Perhaps the biggest economic problem is a shortage of foreign currency caused by the U.S. seizure of Afghanistan’s central bank reserves.

Climate change has hit Afghanistan harder than most countries. Since 1950, temperatures in parts of the country have risen by 1.8 degrees Celsius even as the national economy remained dependent on agriculture, and any kind of industrial development remained far out of sight. Like many other developing countries, Afghanistan has emitted virtually no carbon dioxide, but now has to face its grave consequences. It’s no surprise that during the occupation, most of the reconstruction spending went to the U.S. military, American contractors, or the highly corrupt Afghan National Army, which melted away to nothing during an 11-day offensive that culminated in the Taliban’s conquest of Kabul.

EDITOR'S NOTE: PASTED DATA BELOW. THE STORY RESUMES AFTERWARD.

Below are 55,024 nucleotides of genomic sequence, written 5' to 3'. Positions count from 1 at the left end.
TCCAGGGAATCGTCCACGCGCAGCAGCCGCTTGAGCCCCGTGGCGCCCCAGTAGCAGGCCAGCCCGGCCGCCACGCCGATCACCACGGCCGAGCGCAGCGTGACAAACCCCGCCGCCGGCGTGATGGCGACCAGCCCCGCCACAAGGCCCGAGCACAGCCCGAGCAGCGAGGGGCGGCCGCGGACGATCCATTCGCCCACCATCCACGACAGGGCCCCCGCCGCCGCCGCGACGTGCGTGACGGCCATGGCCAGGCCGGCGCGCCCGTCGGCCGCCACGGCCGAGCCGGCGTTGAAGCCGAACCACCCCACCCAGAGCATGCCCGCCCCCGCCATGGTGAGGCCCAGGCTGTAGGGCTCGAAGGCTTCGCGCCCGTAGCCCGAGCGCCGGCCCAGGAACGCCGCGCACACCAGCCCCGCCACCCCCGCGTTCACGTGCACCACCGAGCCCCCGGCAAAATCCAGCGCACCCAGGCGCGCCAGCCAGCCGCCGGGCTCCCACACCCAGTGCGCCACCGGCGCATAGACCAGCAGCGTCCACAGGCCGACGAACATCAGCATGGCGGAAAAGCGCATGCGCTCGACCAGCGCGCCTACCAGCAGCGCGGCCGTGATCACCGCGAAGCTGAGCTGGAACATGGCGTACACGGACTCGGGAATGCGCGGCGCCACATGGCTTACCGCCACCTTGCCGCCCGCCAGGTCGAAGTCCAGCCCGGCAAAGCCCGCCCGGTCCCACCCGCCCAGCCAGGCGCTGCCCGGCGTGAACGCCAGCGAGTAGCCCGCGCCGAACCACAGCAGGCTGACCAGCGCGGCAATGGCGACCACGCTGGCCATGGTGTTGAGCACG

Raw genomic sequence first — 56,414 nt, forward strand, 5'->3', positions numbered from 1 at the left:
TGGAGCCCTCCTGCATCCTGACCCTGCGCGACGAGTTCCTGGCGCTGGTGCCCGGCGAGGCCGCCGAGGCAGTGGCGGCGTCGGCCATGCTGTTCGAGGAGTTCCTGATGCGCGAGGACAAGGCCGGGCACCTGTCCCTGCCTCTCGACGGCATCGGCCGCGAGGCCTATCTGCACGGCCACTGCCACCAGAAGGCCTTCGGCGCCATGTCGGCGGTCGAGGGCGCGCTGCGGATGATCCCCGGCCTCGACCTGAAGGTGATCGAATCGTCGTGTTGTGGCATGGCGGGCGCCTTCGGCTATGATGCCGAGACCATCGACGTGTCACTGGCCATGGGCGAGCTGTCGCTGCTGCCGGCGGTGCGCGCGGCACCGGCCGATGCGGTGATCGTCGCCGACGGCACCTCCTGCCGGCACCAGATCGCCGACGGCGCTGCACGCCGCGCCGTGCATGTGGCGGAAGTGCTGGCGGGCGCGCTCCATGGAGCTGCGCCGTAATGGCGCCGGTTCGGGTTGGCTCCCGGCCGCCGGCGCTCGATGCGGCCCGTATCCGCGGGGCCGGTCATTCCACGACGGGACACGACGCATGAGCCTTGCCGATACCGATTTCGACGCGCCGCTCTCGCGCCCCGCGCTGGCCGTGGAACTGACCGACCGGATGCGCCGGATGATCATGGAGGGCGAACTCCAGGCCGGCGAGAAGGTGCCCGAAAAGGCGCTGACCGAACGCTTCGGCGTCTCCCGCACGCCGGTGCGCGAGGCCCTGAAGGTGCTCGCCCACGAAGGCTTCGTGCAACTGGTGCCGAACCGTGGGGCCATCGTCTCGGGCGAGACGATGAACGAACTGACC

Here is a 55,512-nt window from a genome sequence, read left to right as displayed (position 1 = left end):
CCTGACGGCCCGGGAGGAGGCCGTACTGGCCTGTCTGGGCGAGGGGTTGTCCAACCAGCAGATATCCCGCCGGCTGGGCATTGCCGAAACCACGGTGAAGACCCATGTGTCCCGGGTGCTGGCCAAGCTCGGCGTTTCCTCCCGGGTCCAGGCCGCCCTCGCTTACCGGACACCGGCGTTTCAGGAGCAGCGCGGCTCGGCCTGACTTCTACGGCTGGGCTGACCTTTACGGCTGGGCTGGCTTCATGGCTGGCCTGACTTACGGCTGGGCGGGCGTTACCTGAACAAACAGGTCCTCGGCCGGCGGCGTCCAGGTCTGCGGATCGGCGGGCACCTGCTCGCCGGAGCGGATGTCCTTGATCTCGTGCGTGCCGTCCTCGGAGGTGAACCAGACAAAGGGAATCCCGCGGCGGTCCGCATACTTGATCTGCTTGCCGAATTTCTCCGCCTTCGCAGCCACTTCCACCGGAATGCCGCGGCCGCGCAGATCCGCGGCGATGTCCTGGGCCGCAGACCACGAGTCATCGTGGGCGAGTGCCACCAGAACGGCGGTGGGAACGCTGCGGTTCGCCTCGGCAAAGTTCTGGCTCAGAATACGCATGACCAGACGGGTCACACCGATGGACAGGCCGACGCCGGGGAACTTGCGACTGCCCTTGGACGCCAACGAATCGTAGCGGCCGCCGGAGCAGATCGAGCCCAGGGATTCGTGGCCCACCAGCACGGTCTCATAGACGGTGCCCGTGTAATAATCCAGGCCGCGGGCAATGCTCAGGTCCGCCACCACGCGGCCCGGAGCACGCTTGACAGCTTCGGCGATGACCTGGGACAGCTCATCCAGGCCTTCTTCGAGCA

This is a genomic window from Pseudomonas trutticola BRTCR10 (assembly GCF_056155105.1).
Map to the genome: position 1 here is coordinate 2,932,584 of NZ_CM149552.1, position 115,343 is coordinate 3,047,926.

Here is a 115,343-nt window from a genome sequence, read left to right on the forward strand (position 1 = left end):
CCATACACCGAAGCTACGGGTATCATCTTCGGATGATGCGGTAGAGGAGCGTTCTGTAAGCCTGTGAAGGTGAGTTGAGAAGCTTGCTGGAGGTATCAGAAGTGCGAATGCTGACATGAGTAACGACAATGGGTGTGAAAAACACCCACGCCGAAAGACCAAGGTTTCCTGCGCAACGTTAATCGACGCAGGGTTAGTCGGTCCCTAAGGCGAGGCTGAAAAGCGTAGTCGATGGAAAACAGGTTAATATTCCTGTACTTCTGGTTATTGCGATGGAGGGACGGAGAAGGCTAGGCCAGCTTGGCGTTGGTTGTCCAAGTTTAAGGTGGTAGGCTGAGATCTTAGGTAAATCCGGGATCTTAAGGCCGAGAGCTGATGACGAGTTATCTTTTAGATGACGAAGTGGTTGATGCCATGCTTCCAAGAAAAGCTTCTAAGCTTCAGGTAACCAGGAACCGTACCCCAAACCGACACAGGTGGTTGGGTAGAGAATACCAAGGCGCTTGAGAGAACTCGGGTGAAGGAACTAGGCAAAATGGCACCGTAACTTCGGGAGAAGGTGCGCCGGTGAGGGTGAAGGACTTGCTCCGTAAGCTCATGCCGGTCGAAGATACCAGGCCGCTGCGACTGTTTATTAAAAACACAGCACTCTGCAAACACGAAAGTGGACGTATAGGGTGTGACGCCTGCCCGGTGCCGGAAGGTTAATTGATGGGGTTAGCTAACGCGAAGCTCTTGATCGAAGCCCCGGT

Last but not least, Afghanistan’s current economic crisis was foreseeable too. The last 20 years of the U.S. occupation and the decades prior to invasion did not create a national economy with even a semblance of stability, but a protectorate with a rentier elite subsidized by foreign aid. When the U.S. withdrew one year ago, that aid vanished overnight. Since then, the Taliban’s Emirate has been confronted by sanctions whose effects have largely been borne by average Afghans. Unemployment and inflation are very high, and nearly all Afghans live in poverty. Humanitarian aid shipments have only barely staved off outright starvation; millions do not have enough to eat.

Perhaps the biggest economic problem is a shortage of foreign currency caused by the U.S. seizure of Afghanistan’s central bank reserves. The recent floods and other natural disasters such as the earthquake in Afghanistan’s southeast in June, which killed around 1,000 people, exposed the dire need for physical cash to assist in recovery efforts. But there is no sign that the money will be released. Recently, the U.S. decided to transfer half of these reserves, $3.5 billion, to a bank in Switzerland to coordinate its future use. The other half is still off-limits.